To date, several molecular pathways have been postulated to elucidated the mechanism by which up-regulation of the Cox-2 gene can contribute to tumor development and progression. Among them, the hypothesis of an inhibition of apoptosis (7 , 39) , an increased in cell proliferation and angiogenesis (14 , 15 , 19 , 20 , 39 , 40) , and a local immunosuppression (16) as carcinogenic properties of Cox-2 have in the recent years received more attention. These possible pathways may all influence the prognosis of patients with colorectal cancer to worse.
One distinctive feature in the present study is that cancer cells in 23 of 25 lymph node metastases and all hepatic metastases, as well as their corresponding primary tumors, were positive for Cox-2 protein. Hull et al. (37) , who investigated 54 colorectal cancer liver metastases, reported that Cox-2 protein was detected in cancer cells in 100% of cases. Unfortunately, the authors were unable to obtain data regarding Cox-2 status in the corresponding primary tumors. To our knowledge, this is the first investigation in which Cox-2 protein expression is evaluated in both primary and secondary tumors. This finding may indicate that Cox-2 expression by cancer cells probably occurred before metastasis, and only Cox-2 bearing cancer cells have more of a chance to metastasize to the lymph node and the liver. Additional studies are warranted to clarify this question and, more interestingly, to assess the utility of Cox-2 inhibitors in the treatment of metastatic tumors.
In contrast to Cox-2, the possible roles of Cox-1 expression in human tumorigenesis have received less attention. Our attempt to show the clinicopathologic significance of Cox-1 expression in colorectal cancer, as has been shown in ovarian cancer (41) and testicular tumors (42) , showed only an association with tumor size.
However, in conjunction with a genetic study reporting that disruption of Cox-1 gene in APCMin mice causes suppression of polyposis (43) and also given the fact that some nonsteroidal anti-inflammatory drugs such as aspirin that inhibit only Cox-1 can reduce colon cancer incidence and mortality (44, 45, 46) , it is likely that both cyclooxygenases play critical roles in tumorigenesis at different stages. In support to this possibility, Takeda et al. (47) , in studying intestinal polyp formation, suggested that, whereas Cox-2 induction is essential for polyps to expand beyond ∼1 mm, nascent polyps are likely to develop to ∼1 mm with prostaglandin E2 supplied by Cox-1 alone. Additional studies are necessary to gain more insight into the functional role of Cox-1 in the development and progression of colorectal carcinoma.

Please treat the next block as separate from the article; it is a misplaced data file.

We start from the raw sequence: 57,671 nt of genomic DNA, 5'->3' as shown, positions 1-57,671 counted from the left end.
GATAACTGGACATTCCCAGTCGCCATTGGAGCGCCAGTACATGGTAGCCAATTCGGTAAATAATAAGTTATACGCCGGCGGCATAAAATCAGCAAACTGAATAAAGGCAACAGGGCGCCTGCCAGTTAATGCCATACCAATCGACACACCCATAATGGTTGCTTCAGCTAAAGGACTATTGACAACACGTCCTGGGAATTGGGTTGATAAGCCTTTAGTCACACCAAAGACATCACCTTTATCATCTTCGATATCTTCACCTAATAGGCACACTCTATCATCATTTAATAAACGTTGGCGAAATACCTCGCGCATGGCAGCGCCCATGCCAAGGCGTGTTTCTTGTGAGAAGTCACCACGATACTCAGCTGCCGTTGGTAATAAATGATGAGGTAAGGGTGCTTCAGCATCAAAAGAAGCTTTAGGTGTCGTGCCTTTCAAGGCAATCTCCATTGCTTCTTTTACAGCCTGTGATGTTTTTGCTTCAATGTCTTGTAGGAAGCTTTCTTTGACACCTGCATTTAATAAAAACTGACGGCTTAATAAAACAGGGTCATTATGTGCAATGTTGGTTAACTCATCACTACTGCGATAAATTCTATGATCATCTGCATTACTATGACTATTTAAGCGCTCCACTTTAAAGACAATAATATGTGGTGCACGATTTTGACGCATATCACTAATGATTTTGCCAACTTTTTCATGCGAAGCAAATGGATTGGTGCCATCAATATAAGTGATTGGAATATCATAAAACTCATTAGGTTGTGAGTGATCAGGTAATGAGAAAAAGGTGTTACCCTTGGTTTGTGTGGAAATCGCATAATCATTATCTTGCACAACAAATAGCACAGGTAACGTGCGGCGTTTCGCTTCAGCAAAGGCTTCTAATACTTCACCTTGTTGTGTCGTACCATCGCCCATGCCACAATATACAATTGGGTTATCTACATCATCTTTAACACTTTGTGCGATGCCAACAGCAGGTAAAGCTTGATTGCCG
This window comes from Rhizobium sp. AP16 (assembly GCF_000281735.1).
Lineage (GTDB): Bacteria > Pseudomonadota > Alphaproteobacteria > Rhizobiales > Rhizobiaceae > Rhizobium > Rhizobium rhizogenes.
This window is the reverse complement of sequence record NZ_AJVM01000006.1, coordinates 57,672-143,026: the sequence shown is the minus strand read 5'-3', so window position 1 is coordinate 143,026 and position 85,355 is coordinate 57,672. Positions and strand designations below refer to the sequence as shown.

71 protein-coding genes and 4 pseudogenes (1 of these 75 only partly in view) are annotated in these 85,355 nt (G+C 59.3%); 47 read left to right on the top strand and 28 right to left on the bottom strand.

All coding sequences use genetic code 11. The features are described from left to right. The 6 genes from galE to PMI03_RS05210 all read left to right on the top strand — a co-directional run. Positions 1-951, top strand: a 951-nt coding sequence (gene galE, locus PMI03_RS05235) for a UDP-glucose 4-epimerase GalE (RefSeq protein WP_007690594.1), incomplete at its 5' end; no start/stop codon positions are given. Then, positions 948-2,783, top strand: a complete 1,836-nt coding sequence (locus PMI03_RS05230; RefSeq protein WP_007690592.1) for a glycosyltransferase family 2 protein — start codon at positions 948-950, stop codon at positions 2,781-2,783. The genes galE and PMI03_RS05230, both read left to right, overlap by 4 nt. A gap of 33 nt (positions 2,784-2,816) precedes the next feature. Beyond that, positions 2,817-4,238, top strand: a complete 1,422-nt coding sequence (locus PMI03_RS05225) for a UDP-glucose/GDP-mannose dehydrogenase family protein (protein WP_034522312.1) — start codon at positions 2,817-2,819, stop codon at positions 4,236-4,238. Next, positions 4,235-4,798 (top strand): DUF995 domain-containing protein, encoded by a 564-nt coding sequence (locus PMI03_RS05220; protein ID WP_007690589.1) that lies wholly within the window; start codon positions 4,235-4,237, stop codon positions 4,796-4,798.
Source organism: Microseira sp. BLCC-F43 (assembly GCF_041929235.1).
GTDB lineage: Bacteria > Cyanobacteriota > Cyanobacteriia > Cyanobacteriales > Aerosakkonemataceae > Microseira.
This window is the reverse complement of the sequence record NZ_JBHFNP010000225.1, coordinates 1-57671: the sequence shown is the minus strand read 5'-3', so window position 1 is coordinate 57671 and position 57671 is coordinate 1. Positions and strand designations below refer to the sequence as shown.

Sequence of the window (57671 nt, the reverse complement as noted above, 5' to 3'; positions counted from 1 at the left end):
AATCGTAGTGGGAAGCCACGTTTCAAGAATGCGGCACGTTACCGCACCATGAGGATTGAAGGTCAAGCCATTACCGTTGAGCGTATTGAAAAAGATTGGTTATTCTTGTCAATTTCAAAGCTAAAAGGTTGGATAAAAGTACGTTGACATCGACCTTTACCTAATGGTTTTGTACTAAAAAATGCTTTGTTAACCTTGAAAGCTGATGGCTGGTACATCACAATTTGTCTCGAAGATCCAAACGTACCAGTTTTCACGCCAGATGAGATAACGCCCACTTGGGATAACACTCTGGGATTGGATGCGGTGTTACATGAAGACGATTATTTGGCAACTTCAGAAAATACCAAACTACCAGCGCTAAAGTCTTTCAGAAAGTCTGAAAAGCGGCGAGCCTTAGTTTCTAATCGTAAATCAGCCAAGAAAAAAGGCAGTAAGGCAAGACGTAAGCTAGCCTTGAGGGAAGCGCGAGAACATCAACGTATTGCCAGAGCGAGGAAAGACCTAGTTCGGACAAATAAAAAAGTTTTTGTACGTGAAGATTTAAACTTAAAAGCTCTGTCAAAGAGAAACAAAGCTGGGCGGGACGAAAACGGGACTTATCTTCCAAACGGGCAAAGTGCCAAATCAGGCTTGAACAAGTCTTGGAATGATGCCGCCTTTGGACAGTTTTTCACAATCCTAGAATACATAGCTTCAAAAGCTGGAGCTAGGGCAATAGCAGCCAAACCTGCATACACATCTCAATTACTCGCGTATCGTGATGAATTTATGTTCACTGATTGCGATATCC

Finally, evidence from several experimental and clinical studies has shown that selective Cox-2 inhibitors possess significant antitumor activity on their own with favorable safety profile (1 , 8 , 21 , 22 , 48) and can also enhance tumor response to radiation or cytotoxic agents (49 , 50) . However, recent clinical studies (51 , 52) with rofecoxib in the treatment of metastatic colorectal cancer pointed out an increased toxicity and lack of efficacy. Nevertheless, although this is an interesting observation, the few patients in those studies precludes it from being presented as a definitive conclusion. More clinical trials with more patients are needed to really assess the therapeutic benefit of Cox-2 inhibitors in human colorectal cancer.
We conclude that elevated Cox-2 expression, but not that of its isoform Cox-1, is significantly associated with reduced survival in patients with colorectal adenocarcinoma. Accordingly, our results taken together with those of other prompted us to believe that assessment of Cox-2 level in colorectal cancer may be used as a marker to select not only high-risk patients group for recurrence and offer them more frequent follow-up but also patients who may likely benefit from Cox-2 inhibitors as adjuvant therapy either alone or in combination with established anti cancer drugs.
Grant support: A Grant-in-Aid for Scientific Research from the Ministry of Education, Science, Sports and Culture of Japan.
The costs of publication of this article were defrayed in part by the payment of page charges. This article must therefore be hereby marked advertisement in accordance with 18 U.S.C. Section 1734 solely to indicate this fact.
Requests for reprints: Sugihara Kenichi, Department of Surgical Oncology, Graduate School, Tokyo Medical and Dental University, 1-5-45 Yushima, Bunkyo-ku, Tokyo 113-8519 Japan. Phone: 81-3-5803-5257; Fax: 81-3-5803-0138; E-mail:
- Received April 19, 2004.
- Revision received August 20, 2004.
- Accepted September 17, 2004.